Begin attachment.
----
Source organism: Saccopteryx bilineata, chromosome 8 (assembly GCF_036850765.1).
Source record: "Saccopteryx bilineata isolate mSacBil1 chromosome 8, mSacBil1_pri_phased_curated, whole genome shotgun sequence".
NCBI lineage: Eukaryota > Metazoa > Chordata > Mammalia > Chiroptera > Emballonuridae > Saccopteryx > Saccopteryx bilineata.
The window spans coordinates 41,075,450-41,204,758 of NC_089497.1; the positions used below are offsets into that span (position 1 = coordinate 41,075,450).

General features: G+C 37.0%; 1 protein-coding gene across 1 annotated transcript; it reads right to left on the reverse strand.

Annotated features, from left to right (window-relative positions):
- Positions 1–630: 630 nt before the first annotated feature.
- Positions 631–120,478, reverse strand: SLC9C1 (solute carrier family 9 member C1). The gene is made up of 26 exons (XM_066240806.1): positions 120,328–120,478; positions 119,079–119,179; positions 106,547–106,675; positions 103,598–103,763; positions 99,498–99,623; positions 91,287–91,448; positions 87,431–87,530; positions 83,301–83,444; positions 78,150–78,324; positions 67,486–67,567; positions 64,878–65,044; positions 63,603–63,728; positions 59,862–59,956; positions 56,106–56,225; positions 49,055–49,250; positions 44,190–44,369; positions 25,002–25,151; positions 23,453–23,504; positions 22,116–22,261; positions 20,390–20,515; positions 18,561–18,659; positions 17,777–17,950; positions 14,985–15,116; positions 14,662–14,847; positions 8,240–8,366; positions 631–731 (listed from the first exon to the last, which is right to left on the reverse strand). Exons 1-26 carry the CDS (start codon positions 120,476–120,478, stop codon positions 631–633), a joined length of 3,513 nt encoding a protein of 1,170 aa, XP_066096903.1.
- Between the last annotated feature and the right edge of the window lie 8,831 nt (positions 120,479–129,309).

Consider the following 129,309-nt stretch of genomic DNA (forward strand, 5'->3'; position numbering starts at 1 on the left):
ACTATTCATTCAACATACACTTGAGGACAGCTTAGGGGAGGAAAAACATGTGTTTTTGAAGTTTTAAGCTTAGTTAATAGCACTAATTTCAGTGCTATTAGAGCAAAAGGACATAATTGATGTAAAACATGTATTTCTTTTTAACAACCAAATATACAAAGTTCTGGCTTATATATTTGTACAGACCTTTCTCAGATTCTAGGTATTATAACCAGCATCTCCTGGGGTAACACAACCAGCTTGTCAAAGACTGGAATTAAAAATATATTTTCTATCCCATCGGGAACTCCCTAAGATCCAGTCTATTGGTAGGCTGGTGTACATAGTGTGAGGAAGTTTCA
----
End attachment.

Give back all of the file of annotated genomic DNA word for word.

Source organism: Saccopteryx bilineata, chromosome 8 (assembly GCF_036850765.1).
Source record: "Saccopteryx bilineata isolate mSacBil1 chromosome 8, mSacBil1_pri_phased_curated, whole genome shotgun sequence".
NCBI lineage: Eukaryota > Metazoa > Chordata > Mammalia > Chiroptera > Emballonuridae > Saccopteryx > Saccopteryx bilineata.
The window spans coordinates 41,075,450-41,204,758 of NC_089497.1; the positions used below are offsets into that span (position 1 = coordinate 41,075,450).

General features: G+C 37.0%; 1 protein-coding gene across 1 annotated transcript; it reads right to left on the reverse strand.

Annotated features, from left to right (window-relative positions):
- Positions 1–630: 630 nt before the first annotated feature.
- Positions 631–120,478, reverse strand: SLC9C1 (solute carrier family 9 member C1). The gene is made up of 26 exons (XM_066240806.1): positions 120,328–120,478; positions 119,079–119,179; positions 106,547–106,675; positions 103,598–103,763; positions 99,498–99,623; positions 91,287–91,448; positions 87,431–87,530; positions 83,301–83,444; positions 78,150–78,324; positions 67,486–67,567; positions 64,878–65,044; positions 63,603–63,728; positions 59,862–59,956; positions 56,106–56,225; positions 49,055–49,250; positions 44,190–44,369; positions 25,002–25,151; positions 23,453–23,504; positions 22,116–22,261; positions 20,390–20,515; positions 18,561–18,659; positions 17,777–17,950; positions 14,985–15,116; positions 14,662–14,847; positions 8,240–8,366; positions 631–731 (listed from the first exon to the last, which is right to left on the reverse strand). Exons 1-26 carry the CDS (start codon positions 120,476–120,478, stop codon positions 631–633), a joined length of 3,513 nt encoding a protein of 1,170 aa, XP_066096903.1.
- Between the last annotated feature and the right edge of the window lie 8,831 nt (positions 120,479–129,309).

Consider the following 129,309-nt stretch of genomic DNA (forward strand, 5'->3'; position numbering starts at 1 on the left):
ACTATTCATTCAACATACACTTGAGGACAGCTTAGGGGAGGAAAAACATGTGTTTTTGAAGTTTTAAGCTTAGTTAATAGCACTAATTTCAGTGCTATTAGAGCAAAAGGACATAATTGATGTAAAACATGTATTTCTTTTTAACAACCAAATATACAAAGTTCTGGCTTATATATTTGTACAGACCTTTCTCAGATTCTAGGTATTATAACCAGCATCTCCTGGGGTAACACAACCAGCTTGTCAAAGACTGGAATTAAAAATATATTTTCTATCCCATCGGGAACTCCCTAAGATCCAGTCTATTGGTAGGCTGGTGTACATAGTGTGAGGAAGTTTCA